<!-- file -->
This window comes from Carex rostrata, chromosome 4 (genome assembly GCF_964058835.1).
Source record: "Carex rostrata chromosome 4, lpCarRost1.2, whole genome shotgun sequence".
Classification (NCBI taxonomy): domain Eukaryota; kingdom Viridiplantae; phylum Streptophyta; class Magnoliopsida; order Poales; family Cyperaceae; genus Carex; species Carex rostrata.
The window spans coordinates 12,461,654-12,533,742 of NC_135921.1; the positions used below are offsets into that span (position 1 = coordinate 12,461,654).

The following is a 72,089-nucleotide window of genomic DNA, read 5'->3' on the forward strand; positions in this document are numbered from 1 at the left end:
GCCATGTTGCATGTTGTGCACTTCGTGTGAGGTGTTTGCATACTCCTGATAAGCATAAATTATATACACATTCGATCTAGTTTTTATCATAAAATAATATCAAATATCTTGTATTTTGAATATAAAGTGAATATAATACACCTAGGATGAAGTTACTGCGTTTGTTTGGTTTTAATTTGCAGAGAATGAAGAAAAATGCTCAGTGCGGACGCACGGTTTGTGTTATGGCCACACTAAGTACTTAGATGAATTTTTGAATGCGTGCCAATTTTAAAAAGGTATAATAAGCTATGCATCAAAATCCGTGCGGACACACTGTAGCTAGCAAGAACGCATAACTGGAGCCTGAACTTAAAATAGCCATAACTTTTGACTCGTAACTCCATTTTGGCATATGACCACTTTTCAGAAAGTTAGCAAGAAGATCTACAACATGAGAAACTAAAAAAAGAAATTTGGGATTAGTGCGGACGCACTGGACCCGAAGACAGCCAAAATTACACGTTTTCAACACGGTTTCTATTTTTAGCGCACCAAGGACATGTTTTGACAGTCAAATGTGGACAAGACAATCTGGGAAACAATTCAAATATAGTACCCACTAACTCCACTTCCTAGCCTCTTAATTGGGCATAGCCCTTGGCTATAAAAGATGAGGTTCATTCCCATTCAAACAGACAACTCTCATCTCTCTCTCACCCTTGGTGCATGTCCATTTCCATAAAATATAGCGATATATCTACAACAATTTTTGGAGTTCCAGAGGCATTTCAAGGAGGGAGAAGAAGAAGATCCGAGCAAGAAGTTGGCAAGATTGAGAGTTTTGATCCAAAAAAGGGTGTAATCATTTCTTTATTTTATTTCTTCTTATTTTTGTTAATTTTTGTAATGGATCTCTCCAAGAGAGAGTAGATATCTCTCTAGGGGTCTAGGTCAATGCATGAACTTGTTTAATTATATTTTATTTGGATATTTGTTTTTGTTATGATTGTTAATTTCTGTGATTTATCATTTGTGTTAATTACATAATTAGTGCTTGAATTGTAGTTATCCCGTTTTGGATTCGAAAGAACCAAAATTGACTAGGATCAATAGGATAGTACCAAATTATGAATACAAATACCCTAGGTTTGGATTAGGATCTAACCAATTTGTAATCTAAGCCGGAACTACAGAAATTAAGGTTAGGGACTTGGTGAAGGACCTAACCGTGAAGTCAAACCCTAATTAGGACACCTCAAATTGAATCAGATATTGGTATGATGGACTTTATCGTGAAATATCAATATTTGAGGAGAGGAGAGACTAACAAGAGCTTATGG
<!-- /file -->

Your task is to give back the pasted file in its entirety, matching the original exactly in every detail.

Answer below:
This window comes from Carex rostrata, chromosome 4 (genome assembly GCF_964058835.1).
Source record: "Carex rostrata chromosome 4, lpCarRost1.2, whole genome shotgun sequence".
Classification (NCBI taxonomy): domain Eukaryota; kingdom Viridiplantae; phylum Streptophyta; class Magnoliopsida; order Poales; family Cyperaceae; genus Carex; species Carex rostrata.
The window spans coordinates 12,461,654-12,533,742 of NC_135921.1; the positions used below are offsets into that span (position 1 = coordinate 12,461,654).

The following is a 72,089-nucleotide window of genomic DNA, read 5'->3' on the forward strand; positions in this document are numbered from 1 at the left end:
GCCATGTTGCATGTTGTGCACTTCGTGTGAGGTGTTTGCATACTCCTGATAAGCATAAATTATATACACATTCGATCTAGTTTTTATCATAAAATAATATCAAATATCTTGTATTTTGAATATAAAGTGAATATAATACACCTAGGATGAAGTTACTGCGTTTGTTTGGTTTTAATTTGCAGAGAATGAAGAAAAATGCTCAGTGCGGACGCACGGTTTGTGTTATGGCCACACTAAGTACTTAGATGAATTTTTGAATGCGTGCCAATTTTAAAAAGGTATAATAAGCTATGCATCAAAATCCGTGCGGACACACTGTAGCTAGCAAGAACGCATAACTGGAGCCTGAACTTAAAATAGCCATAACTTTTGACTCGTAACTCCATTTTGGCATATGACCACTTTTCAGAAAGTTAGCAAGAAGATCTACAACATGAGAAACTAAAAAAAGAAATTTGGGATTAGTGCGGACGCACTGGACCCGAAGACAGCCAAAATTACACGTTTTCAACACGGTTTCTATTTTTAGCGCACCAAGGACATGTTTTGACAGTCAAATGTGGACAAGACAATCTGGGAAACAATTCAAATATAGTACCCACTAACTCCACTTCCTAGCCTCTTAATTGGGCATAGCCCTTGGCTATAAAAGATGAGGTTCATTCCCATTCAAACAGACAACTCTCATCTCTCTCTCACCCTTGGTGCATGTCCATTTCCATAAAATATAGCGATATATCTACAACAATTTTTGGAGTTCCAGAGGCATTTCAAGGAGGGAGAAGAAGAAGATCCGAGCAAGAAGTTGGCAAGATTGAGAGTTTTGATCCAAAAAAGGGTGTAATCATTTCTTTATTTTATTTCTTCTTATTTTTGTTAATTTTTGTAATGGATCTCTCCAAGAGAGAGTAGATATCTCTCTAGGGGTCTAGGTCAATGCATGAACTTGTTTAATTATATTTTATTTGGATATTTGTTTTTGTTATGATTGTTAATTTCTGTGATTTATCATTTGTGTTAATTACATAATTAGTGCTTGAATTGTAGTTATCCCGTTTTGGATTCGAAAGAACCAAAATTGACTAGGATCAATAGGATAGTACCAAATTATGAATACAAATACCCTAGGTTTGGATTAGGATCTAACCAATTTGTAATCTAAGCCGGAACTACAGAAATTAAGGTTAGGGACTTGGTGAAGGACCTAACCGTGAAGTCAAACCCTAATTAGGACACCTCAAATTGAATCAGATATTGGTATGATGGACTTTATCGTGAAATATCAATATTTGAGGAGAGGAGAGACTAACAAGAGCTTATGG